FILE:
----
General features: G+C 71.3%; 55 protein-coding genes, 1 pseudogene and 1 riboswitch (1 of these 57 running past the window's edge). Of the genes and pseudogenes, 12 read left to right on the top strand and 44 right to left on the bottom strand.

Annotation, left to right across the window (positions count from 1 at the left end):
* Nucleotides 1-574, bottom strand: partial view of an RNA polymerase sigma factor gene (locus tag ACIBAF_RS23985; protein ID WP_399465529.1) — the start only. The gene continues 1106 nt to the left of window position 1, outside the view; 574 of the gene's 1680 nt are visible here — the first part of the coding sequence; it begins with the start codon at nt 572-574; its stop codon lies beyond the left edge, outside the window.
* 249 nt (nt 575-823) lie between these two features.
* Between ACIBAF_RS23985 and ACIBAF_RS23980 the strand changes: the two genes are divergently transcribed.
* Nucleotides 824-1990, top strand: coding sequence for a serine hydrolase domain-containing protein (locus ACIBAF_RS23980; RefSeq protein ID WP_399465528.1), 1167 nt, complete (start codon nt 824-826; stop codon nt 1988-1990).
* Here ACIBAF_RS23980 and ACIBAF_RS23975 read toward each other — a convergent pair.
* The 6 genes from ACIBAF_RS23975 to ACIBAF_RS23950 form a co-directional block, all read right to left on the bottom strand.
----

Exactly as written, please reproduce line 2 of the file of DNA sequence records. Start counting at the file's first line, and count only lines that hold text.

Annotation, left to right across the window (positions count from 1 at the left end):